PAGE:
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Technical Paper

A Case Study in Remote Connectivity to Automotive Communication Networks

This paper describes a case study led by Science Applications International Corporation (SAIC) of Dayton, OH USA and Dearborn Group Inc. to prove the feasibility of employing Telematics technologies to the vehicle test and measurement industry. Many test functions can be automated through the use of secure wireless technologies. For example, vehicle data can be dynamically monitored on the vehicle and data meeting pre-determined criteria could be downloaded via the wireless communications center. Additionally, central, real-time wireless monitoring of vehicle fleets provides the vehicle fleet manager with the ability to manage multiple tests simultaneously, thus improving efficiencies and potentially reducing manpower costs and compressing test schedules.
Technical Paper

A Comparison of Burn Characteristics and Exhaust Emissions from Off-Highway Engines Fueled by E0 and E85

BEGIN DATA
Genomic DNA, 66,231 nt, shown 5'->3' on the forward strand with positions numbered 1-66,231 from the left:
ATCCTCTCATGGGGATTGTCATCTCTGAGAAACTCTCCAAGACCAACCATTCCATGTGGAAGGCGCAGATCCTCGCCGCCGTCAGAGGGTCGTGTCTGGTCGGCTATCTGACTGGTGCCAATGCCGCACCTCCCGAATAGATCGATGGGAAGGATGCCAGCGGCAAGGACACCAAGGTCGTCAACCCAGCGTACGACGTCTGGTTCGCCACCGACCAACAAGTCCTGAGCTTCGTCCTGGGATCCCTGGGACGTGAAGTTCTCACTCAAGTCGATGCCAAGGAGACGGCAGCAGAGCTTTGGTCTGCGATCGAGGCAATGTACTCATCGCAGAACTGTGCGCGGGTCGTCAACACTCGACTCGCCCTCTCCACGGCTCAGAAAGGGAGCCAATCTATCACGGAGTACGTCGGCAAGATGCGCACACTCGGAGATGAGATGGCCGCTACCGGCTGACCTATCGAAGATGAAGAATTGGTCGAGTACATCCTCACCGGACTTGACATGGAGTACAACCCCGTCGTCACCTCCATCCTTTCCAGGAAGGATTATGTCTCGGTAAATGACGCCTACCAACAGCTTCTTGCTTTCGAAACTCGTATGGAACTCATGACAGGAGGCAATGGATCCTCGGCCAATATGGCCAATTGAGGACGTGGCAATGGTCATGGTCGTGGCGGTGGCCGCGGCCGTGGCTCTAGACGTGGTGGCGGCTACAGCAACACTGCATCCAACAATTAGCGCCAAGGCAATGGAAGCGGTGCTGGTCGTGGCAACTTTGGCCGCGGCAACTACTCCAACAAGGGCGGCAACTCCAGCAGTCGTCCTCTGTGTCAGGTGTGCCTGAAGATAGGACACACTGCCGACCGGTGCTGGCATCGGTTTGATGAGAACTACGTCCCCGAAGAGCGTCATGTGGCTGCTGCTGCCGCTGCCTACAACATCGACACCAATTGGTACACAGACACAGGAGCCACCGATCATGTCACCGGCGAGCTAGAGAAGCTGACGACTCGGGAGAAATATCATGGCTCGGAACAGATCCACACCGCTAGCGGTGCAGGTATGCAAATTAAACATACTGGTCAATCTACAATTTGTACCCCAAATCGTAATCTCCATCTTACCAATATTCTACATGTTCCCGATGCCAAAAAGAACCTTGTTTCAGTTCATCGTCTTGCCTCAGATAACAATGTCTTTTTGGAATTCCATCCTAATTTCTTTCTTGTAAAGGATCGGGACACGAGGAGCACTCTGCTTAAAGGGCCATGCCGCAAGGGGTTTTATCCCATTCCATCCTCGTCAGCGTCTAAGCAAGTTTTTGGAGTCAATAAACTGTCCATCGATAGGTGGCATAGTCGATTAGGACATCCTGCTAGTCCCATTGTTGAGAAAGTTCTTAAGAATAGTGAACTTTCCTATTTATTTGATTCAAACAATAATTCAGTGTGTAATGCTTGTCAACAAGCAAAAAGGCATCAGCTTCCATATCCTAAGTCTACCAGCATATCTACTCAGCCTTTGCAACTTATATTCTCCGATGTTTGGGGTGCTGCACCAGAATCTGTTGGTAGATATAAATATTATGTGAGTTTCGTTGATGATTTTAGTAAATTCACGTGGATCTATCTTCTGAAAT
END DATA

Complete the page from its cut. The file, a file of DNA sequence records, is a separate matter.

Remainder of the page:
Ethanol fuel has received renewed attention in recent years because of its oxygenate content and its potential to reduce greenhouse gas emissions from spark ignition engines. The economic impact on farm industry has been one of the drivers for its use in engines in the U.S. Although ethanol, in various blends, has been used in automotive engines for almost a decade the fuel has seldom been utilized in off-highway engines where the fuel systems are not well controlled. This investigation was conducted to evaluate exhaust emissions and combustion characteristics of E85 fuel in an off-highway engine used in farm equipment. A single-cylinder, four-stroke, spark ignition engine equipped with a carburetor was used to investigate combustion and exhaust emissions produced by gasoline and blends of gasoline and ethanol fuels. The engine fuel system was modified to handle flow rates required by the engine. A variable size-metering orifice was used to control air-to-fuel ratios.